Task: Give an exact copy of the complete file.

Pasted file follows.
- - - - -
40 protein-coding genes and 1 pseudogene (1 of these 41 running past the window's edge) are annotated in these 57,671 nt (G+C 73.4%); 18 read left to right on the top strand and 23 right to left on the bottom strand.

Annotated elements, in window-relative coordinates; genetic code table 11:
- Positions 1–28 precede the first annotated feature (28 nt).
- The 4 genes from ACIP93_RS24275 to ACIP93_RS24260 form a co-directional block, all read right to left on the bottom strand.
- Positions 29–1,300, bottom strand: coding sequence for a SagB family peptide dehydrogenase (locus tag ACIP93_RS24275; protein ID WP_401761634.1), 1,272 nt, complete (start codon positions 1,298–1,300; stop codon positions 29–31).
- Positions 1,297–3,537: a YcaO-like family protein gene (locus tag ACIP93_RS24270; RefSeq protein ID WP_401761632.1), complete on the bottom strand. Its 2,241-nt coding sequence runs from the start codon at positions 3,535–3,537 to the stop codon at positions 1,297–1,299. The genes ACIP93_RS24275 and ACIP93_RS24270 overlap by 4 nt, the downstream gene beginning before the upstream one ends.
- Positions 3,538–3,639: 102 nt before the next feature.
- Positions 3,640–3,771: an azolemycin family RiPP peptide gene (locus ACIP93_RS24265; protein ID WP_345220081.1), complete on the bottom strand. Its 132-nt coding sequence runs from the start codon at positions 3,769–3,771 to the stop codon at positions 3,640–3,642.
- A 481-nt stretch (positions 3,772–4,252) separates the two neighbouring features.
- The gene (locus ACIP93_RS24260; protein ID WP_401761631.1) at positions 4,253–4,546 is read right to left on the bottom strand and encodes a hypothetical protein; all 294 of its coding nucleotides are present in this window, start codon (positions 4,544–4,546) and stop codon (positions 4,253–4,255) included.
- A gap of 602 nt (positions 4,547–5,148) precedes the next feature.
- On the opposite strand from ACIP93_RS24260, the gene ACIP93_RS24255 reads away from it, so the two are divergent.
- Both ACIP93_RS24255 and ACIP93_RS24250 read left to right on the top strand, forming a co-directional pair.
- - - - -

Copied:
40 protein-coding genes and 1 pseudogene (1 of these 41 running past the window's edge) are annotated in these 57,671 nt (G+C 73.4%); 18 read left to right on the top strand and 23 right to left on the bottom strand.

Annotated elements, in window-relative coordinates; genetic code table 11:
- Positions 1–28 precede the first annotated feature (28 nt).
- The 4 genes from ACIP93_RS24275 to ACIP93_RS24260 form a co-directional block, all read right to left on the bottom strand.
- Positions 29–1,300, bottom strand: coding sequence for a SagB family peptide dehydrogenase (locus tag ACIP93_RS24275; protein ID WP_401761634.1), 1,272 nt, complete (start codon positions 1,298–1,300; stop codon positions 29–31).
- Positions 1,297–3,537: a YcaO-like family protein gene (locus tag ACIP93_RS24270; RefSeq protein ID WP_401761632.1), complete on the bottom strand. Its 2,241-nt coding sequence runs from the start codon at positions 3,535–3,537 to the stop codon at positions 1,297–1,299. The genes ACIP93_RS24275 and ACIP93_RS24270 overlap by 4 nt, the downstream gene beginning before the upstream one ends.
- Positions 3,538–3,639: 102 nt before the next feature.
- Positions 3,640–3,771: an azolemycin family RiPP peptide gene (locus ACIP93_RS24265; protein ID WP_345220081.1), complete on the bottom strand. Its 132-nt coding sequence runs from the start codon at positions 3,769–3,771 to the stop codon at positions 3,640–3,642.
- A 481-nt stretch (positions 3,772–4,252) separates the two neighbouring features.
- The gene (locus ACIP93_RS24260; protein ID WP_401761631.1) at positions 4,253–4,546 is read right to left on the bottom strand and encodes a hypothetical protein; all 294 of its coding nucleotides are present in this window, start codon (positions 4,544–4,546) and stop codon (positions 4,253–4,255) included.
- A gap of 602 nt (positions 4,547–5,148) precedes the next feature.
- On the opposite strand from ACIP93_RS24260, the gene ACIP93_RS24255 reads away from it, so the two are divergent.
- Both ACIP93_RS24255 and ACIP93_RS24250 read left to right on the top strand, forming a co-directional pair.